The Dangerous Swinging Pendulum
The tragic acts of terror committed in Paris and around the globe have sent shock waves through the world. Such cultural attacks and the military responses are extreme examples of the same swinging pendulum syndrome we all experience at certain points in our lives. We all face conflict. We all get hurt by the actions and words of other people. We all have an urge to strike back, to inflict that same pain that others have caused us. But when we act on these urges, it sets into motion a pendulum that gains momentum as it escalates the conflict, perhaps even reaching a point of no return. Handling such conflicts wisely and ideally nipping them in the bud is an art. Though finding peaceful resolution is not always possible, it is highly preferential.
Incredibly, this swinging pendulum syndrome is at the root of conflicts, be they personal or global. So, what is the art of dealing with the syndrome? You have two choices: 1) You can end the relationship on negative terms, allowing those hurt feelings to build into stubborn grudges that only serve to inflame the situation even more; or 2) You can cultivate the art of dealing with the swinging pendulum syndrome.
So how do you stop that pendulum from swinging? First, allow yourself some time to come back into balance. Let yourself sit with your emotions for a bit. Just don’t let time drag on too long, which could perpetuate resentment. Once you feel relatively balanced again, say something. Tell the person who wronged you that you are ready to open the door to healing the relationship. Be ready for the possibility of rejection if they are not ready to take this step yet. They may need more time to come back into their own balance. Your peace offering will not be forgotten; no one wants a war. It can just be hard to take that next step. You can always try again later with another peace offering. Note that a peace offering does not mean assuming the fetal position. It does not mean giving in or assuming defeat. It is a mature and adult stance instead of a weak and childish one. You cannot control how another person will respond to your actions, but you can approach the relationship and try to repair it with honesty and integrity. Just be aware that when the pendulum is swinging, it can require some skill to get out of its way.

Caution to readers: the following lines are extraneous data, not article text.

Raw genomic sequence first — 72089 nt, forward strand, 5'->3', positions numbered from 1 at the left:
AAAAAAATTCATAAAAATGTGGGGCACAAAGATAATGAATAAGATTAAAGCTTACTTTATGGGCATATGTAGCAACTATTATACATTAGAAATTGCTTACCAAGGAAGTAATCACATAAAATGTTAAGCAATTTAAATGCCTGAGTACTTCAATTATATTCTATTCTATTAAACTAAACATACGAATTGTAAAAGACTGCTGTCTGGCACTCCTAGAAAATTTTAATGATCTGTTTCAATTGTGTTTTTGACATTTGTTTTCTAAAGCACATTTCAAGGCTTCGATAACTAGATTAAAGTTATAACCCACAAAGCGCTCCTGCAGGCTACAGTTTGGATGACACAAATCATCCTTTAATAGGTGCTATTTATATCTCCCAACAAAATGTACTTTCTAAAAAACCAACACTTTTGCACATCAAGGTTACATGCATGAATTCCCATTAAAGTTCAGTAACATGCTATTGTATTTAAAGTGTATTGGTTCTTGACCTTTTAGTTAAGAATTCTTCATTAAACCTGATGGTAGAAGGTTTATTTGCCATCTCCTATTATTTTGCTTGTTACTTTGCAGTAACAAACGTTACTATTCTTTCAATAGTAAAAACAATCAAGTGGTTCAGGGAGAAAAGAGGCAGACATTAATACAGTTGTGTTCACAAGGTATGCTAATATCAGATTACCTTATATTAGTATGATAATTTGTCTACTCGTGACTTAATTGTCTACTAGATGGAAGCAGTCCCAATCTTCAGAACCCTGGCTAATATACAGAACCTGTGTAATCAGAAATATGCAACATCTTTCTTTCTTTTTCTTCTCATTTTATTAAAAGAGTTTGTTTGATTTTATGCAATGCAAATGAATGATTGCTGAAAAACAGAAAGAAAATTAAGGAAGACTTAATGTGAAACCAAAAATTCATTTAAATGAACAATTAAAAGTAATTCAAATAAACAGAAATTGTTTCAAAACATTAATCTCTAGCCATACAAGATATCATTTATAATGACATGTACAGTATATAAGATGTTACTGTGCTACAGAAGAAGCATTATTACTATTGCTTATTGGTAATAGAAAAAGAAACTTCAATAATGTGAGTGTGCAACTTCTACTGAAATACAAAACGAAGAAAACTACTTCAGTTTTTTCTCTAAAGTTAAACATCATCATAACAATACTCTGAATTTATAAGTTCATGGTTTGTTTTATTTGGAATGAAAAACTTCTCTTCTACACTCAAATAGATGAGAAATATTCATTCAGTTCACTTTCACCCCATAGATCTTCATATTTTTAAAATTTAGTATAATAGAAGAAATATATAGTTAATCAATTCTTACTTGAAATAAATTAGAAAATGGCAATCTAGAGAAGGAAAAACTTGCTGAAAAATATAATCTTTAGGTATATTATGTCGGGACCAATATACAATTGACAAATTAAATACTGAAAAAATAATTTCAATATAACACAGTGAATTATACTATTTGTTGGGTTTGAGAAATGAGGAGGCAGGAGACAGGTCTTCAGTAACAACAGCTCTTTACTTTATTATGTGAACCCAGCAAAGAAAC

When you do have that discussion with the other person, it might involve some jabs. It might not go as you planned. Neither of you will handle the situation perfectly. What was intended as an honest sharing of feelings might turn into more of the blame game. Just handle the situation as it arises, and remember: stay out of the way of the swinging pendulum. Don’t fuel its momentum. If you feel that you are receiving hurtful jabs, respectfully excuse yourself from the conversation with an offer to resume it later. More than likely, the other person will know why you are requesting the break and reflect on their behavior later.
Certainly there will be times when the other person is completely unwilling to make peace. Try not to judge yourself as having failed in your peacemaking efforts. All you can do is your best. However, a knee-jerk retaliatory action is not a good first response. For example, the war in Iraq started with a knee-jerk reaction which is now regretted by most. The terrorist conflict in Paris may not have a peaceful resolution. Some will say it is time to retaliate and others will not. History will certainly have its 20/20 hindsight perspective. But whenever possible, nipping the swinging pendulum syndrome at the bud is always preferable.
Dodging swinging pendulums and helping their negative momentum settle back to zero is an art that requires much patience. You will handle these situations with grace and your own personal style. There is no one-size-fits-all prescription for addressing conflict, but deescalating confrontation is always a good first step. Giving yourself the time to cultivate this art form is much of what being an adult is all about.
Dr. Michael Mamas is the founder of The Center of Rational Spirituality, a nonprofit organization dedicated to the betterment of humanity through the integration of ancient spiritual wisdom with modern rational thought. From personal issues to global trends, Dr. Michael Mamas helps individuals and organizations develop a deeper understanding and more comprehensive outlook by providing a ‘bridge’ between the abstract and concrete, the Eastern and Western, and the ancient and modern. Dr. Michael Mamas has been teaching for 35 years (including the U.S., India, Europe, and Canada) and writes on a variety of subjects on his blog, MichaelMamas.net.